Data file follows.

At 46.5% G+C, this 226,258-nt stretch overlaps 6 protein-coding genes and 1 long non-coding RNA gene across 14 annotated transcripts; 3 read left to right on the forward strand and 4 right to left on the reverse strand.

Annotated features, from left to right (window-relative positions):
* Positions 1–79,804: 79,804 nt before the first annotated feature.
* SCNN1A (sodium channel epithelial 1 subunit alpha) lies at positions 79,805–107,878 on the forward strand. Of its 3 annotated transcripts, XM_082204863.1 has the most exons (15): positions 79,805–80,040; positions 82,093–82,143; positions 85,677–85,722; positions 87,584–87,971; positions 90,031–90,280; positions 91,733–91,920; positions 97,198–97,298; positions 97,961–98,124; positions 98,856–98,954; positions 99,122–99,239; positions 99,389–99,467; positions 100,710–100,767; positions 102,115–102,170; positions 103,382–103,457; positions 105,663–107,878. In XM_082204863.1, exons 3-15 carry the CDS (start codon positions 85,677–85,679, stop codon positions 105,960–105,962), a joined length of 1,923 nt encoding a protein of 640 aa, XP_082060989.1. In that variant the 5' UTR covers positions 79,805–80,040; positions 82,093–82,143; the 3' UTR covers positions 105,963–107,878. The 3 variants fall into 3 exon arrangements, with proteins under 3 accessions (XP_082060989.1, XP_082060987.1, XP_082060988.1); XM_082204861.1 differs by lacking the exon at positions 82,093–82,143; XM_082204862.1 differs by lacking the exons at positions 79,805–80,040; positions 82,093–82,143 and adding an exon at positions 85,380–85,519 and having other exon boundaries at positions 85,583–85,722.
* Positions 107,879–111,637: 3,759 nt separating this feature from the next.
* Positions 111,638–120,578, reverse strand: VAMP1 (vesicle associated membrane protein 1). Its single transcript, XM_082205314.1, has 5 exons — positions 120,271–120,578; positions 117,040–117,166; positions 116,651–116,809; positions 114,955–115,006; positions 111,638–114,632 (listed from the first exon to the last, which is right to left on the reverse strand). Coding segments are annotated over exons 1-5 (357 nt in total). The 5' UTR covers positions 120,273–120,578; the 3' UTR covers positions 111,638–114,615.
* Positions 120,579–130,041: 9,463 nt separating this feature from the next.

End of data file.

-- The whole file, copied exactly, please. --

At 46.5% G+C, this 226,258-nt stretch overlaps 6 protein-coding genes and 1 long non-coding RNA gene across 14 annotated transcripts; 3 read left to right on the forward strand and 4 right to left on the reverse strand.

Annotated features, from left to right (window-relative positions):
* Positions 1–79,804: 79,804 nt before the first annotated feature.
* SCNN1A (sodium channel epithelial 1 subunit alpha) lies at positions 79,805–107,878 on the forward strand. Of its 3 annotated transcripts, XM_082204863.1 has the most exons (15): positions 79,805–80,040; positions 82,093–82,143; positions 85,677–85,722; positions 87,584–87,971; positions 90,031–90,280; positions 91,733–91,920; positions 97,198–97,298; positions 97,961–98,124; positions 98,856–98,954; positions 99,122–99,239; positions 99,389–99,467; positions 100,710–100,767; positions 102,115–102,170; positions 103,382–103,457; positions 105,663–107,878. In XM_082204863.1, exons 3-15 carry the CDS (start codon positions 85,677–85,679, stop codon positions 105,960–105,962), a joined length of 1,923 nt encoding a protein of 640 aa, XP_082060989.1. In that variant the 5' UTR covers positions 79,805–80,040; positions 82,093–82,143; the 3' UTR covers positions 105,963–107,878. The 3 variants fall into 3 exon arrangements, with proteins under 3 accessions (XP_082060989.1, XP_082060987.1, XP_082060988.1); XM_082204861.1 differs by lacking the exon at positions 82,093–82,143; XM_082204862.1 differs by lacking the exons at positions 79,805–80,040; positions 82,093–82,143 and adding an exon at positions 85,380–85,519 and having other exon boundaries at positions 85,583–85,722.
* Positions 107,879–111,637: 3,759 nt separating this feature from the next.
* Positions 111,638–120,578, reverse strand: VAMP1 (vesicle associated membrane protein 1). Its single transcript, XM_082205314.1, has 5 exons — positions 120,271–120,578; positions 117,040–117,166; positions 116,651–116,809; positions 114,955–115,006; positions 111,638–114,632 (listed from the first exon to the last, which is right to left on the reverse strand). Coding segments are annotated over exons 1-5 (357 nt in total). The 5' UTR covers positions 120,273–120,578; the 3' UTR covers positions 111,638–114,615.
* Positions 120,579–130,041: 9,463 nt separating this feature from the next.